This morning I was having a conversation with someone, and I caught myself saying "I will try". The thought suddenly flashed across my mind to what was I was saying. At the same time, the memories came flooding back to a phrase. Someone had posted a few days ago on FaceBook the phrase - "Do or do not; don't try". Along with it, they posted what I am assuming is the origin of the phrase – Yoda from one of the early "Star Wars" films. Let's set aside for a moment that this phrase comes from a fictitious character and let focus what it means.
Let's explore the second part of it first – "don't try". Many of us use the phrase "I will try" because we can then lean on it as a "crutch". It gives us an "out" if we attempt to perform a task and fail. The irony is that we are not sure of our own abilities of our own efforts. We are not willing to make a full commitment to seeing something through to the end. We lack the confidence in our self. Think about it. How many times per day do we speak these words? This just isn't to our co-workers but our friends and family members as well. I wonder if this leaves them with some level of doubt to our ability to carry out some task.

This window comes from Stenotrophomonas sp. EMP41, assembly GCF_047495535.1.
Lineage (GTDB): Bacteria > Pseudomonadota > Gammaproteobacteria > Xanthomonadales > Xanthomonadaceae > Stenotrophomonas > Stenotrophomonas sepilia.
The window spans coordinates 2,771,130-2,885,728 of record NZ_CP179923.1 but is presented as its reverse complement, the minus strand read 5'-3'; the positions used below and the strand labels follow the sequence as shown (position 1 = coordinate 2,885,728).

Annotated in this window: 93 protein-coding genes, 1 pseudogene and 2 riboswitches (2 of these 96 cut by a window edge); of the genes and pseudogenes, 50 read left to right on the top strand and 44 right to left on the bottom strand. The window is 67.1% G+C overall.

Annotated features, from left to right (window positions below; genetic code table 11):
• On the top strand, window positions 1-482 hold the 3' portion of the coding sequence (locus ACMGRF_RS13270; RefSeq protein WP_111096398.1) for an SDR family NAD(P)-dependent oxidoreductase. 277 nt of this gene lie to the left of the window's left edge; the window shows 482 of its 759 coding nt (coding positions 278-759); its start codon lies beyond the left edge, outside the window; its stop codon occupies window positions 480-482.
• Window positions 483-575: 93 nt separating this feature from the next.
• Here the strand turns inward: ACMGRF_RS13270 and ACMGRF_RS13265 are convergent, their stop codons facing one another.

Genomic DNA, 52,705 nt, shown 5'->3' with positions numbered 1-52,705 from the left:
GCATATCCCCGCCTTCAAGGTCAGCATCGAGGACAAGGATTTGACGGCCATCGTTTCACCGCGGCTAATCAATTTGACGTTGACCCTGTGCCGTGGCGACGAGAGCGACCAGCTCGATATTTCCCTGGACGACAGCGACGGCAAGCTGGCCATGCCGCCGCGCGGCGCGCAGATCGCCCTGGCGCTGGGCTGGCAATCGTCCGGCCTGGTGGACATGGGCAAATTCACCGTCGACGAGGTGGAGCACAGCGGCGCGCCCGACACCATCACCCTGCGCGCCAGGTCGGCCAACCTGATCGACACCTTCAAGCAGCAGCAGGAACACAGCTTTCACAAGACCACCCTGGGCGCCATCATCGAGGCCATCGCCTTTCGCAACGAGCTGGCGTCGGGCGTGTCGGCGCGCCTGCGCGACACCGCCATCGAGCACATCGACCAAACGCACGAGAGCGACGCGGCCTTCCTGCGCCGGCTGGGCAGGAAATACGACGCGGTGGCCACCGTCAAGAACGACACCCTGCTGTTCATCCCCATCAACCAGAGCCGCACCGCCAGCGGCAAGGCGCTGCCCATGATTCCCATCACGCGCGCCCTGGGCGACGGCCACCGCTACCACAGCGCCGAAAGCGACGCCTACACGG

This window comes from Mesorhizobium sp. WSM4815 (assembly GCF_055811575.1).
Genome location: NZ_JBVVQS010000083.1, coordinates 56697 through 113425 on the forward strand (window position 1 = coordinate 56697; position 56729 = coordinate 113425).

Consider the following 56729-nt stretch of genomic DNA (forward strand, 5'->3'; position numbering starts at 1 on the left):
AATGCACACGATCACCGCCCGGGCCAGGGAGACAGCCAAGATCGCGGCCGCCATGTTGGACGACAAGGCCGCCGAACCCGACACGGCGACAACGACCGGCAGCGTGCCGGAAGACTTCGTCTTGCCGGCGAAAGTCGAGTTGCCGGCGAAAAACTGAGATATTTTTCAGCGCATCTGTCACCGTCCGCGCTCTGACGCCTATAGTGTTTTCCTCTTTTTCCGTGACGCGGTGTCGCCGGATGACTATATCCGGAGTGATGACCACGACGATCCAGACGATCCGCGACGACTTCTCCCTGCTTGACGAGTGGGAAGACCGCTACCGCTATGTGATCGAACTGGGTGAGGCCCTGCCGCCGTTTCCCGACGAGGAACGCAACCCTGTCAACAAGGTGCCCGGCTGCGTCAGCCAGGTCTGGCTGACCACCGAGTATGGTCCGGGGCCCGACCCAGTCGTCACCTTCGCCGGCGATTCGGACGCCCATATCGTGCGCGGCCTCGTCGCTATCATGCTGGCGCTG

Now, let's say something about the first part – "Do or do not". When an opportunity comes our way, we need to stand ready. I have the registration page of a marathon filled out, and I am about to click "process". I don't suddenly think "I will try". My decision is "Do it" a.k.a "click the process button" or "Don't do it" and close the browser. Once I have made this decision, there is no going back. I feel like I have committed to the effort. I know the impact to me economically, socially, physically, and mentally. I have charted my course of action, and I now have to have the confidence to see it through. If I had closed the browser, I would have known that it was better to walk away.
We often say "I will try" when we should say "Yes, I will do it or no, I cannot". Human Beings let the ring of "self doubt" champion their efforts. Could it that we use this "crutch" because we don't want to disappoint friends and peers? Is better that we tried than if we had say "no"?
I have reread the above paragraphs several times after writing them. I still don't think I have a full appreciate of it. Humans are complex creatures. Nothing is ever simple as "Do or do not".
Sharing on thought at time,
The Cool Down Runner